Introduction: The past decade has witnessed a global rise in the prevalence of peptic ulcer disease which is unrelated to non-steroidal anti-inflammatory drugs (NSAIDs) or Helicobacter pylori infection. Although initially recognized in the West, this disease is being increasingly recognized in the Asian population. The higher risk of bleeding and ulcer recurrence in this subgroup of patients highlights the clinical importance of analyzing the changing trends of peptic ulcer disease in developing countries. Aims: To assess the proportion of non-NSAID, non-H. pylori peptic ulcer disease in an Indian cohort of patients with peptic ulcer disease managed at a tertiary care center; and to compare the gastric and duodenal ulcer subgroups in these patients. Methods: Patients diagnosed with peptic ulcer disease were screened for a history of NSAID use and those with a negative history were tested for H. pylori using a combination of rapid urease test (RUT) and 14C-urea breath test (UBT). Only those cases which tested negative for both the tests were considered 'H. pylori-negative'. Serum gastrin was measured in all patients included in the study. Results: Seventy-four gastric ulcer (GU) and 54 duodenal ulcer (DU) patients with no history of NSAID use were enrolled. Of these, 36 GU (45.9%) and 16 DU (29.6%) patients were H. pylori-negative. The proportion of non-NSAID non-H. pylori gastric ulcers was significantly higher than duodenal ulcers (p < 0.05). However, patients who tested negative for H. pylori did not differ significantly from those who tested positive with regard to age, gender, serum gastrin level, and presence of risk factors, like smoking and alcoholism. Conclusion: The current study indicates existence of high proportion of non-NSAID, non-H. pylori peptic ulcer disease in Indian patients.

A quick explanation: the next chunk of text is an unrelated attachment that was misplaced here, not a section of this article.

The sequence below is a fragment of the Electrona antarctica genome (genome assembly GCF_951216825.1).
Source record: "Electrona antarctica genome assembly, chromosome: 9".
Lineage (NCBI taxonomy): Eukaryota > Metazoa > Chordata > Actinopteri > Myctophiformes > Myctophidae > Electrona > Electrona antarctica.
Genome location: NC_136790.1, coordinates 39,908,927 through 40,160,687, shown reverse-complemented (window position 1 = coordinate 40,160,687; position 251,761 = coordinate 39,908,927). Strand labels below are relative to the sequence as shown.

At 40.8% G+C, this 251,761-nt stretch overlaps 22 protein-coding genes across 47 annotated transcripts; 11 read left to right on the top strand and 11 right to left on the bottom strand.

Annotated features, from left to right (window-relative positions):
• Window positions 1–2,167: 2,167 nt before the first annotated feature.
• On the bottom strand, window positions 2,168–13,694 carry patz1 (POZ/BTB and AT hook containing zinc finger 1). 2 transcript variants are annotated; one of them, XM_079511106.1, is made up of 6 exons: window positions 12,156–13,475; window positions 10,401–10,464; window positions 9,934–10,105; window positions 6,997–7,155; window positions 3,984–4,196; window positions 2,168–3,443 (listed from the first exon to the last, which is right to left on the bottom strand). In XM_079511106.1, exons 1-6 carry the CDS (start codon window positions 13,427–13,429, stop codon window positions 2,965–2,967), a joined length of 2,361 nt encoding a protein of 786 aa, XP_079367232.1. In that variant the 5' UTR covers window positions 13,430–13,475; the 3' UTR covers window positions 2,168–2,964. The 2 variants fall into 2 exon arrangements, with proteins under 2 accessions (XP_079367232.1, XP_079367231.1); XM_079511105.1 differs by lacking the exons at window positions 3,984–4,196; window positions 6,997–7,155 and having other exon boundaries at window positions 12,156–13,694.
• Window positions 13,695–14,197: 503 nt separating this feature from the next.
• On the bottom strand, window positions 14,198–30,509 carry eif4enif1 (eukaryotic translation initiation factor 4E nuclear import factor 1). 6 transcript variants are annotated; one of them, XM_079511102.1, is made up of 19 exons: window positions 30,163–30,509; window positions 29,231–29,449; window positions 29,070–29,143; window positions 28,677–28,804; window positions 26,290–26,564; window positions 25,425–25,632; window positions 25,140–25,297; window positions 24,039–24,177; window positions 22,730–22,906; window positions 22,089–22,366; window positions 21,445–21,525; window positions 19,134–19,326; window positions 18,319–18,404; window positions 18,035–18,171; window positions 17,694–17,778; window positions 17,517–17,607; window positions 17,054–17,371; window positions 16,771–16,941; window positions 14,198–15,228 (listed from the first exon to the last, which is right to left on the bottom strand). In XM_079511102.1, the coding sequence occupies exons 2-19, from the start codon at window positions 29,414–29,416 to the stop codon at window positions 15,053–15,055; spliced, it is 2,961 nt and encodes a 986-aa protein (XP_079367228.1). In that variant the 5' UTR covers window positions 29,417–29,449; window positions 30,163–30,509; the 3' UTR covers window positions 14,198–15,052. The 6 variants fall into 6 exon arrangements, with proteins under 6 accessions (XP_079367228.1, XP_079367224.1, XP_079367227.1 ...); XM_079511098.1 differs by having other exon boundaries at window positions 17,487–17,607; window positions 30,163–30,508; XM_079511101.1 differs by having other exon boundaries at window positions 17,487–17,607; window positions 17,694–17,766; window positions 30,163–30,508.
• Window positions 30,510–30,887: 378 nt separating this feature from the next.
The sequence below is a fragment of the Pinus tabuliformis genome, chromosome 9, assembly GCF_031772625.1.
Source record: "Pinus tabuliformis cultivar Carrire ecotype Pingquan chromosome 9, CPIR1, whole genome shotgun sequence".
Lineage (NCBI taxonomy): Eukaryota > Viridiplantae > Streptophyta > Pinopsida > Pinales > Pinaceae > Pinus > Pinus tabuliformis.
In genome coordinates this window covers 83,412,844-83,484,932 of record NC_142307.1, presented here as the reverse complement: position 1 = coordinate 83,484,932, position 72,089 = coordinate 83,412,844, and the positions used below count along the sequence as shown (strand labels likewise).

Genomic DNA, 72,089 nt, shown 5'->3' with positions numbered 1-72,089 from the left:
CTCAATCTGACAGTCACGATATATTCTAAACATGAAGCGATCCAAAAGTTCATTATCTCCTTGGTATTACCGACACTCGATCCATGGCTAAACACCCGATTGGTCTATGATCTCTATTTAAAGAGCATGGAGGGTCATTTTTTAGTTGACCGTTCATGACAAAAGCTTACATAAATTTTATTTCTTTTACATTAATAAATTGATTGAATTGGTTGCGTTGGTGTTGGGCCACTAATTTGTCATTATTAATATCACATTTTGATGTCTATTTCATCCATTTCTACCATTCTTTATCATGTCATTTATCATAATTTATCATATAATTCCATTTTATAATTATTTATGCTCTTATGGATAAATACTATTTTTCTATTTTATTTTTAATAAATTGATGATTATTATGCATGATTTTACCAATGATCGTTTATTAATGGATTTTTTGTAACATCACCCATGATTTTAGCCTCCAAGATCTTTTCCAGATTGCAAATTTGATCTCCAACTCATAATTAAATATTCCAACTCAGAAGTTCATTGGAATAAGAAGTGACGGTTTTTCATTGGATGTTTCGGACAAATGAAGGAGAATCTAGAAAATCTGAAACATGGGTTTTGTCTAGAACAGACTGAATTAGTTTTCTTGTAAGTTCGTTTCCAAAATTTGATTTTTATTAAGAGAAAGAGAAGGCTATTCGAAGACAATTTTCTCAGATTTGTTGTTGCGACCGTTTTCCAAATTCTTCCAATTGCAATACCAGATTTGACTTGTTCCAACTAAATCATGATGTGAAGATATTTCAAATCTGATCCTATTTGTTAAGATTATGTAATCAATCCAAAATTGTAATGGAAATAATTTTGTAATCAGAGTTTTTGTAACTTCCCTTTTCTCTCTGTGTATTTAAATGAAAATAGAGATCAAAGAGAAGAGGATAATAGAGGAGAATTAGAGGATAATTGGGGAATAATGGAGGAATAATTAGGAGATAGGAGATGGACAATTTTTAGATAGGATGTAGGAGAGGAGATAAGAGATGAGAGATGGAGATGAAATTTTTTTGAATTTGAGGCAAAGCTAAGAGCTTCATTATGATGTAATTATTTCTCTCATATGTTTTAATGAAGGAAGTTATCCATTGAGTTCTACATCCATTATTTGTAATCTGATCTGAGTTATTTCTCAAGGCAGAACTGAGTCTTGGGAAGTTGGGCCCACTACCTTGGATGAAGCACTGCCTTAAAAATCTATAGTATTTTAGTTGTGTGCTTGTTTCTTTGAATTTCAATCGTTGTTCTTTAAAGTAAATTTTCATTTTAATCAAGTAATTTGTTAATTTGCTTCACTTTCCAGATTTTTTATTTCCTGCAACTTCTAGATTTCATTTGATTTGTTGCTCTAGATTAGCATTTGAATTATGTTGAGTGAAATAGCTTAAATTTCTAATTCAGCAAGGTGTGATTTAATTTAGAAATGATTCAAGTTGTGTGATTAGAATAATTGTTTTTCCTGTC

- Helicobacter pylori
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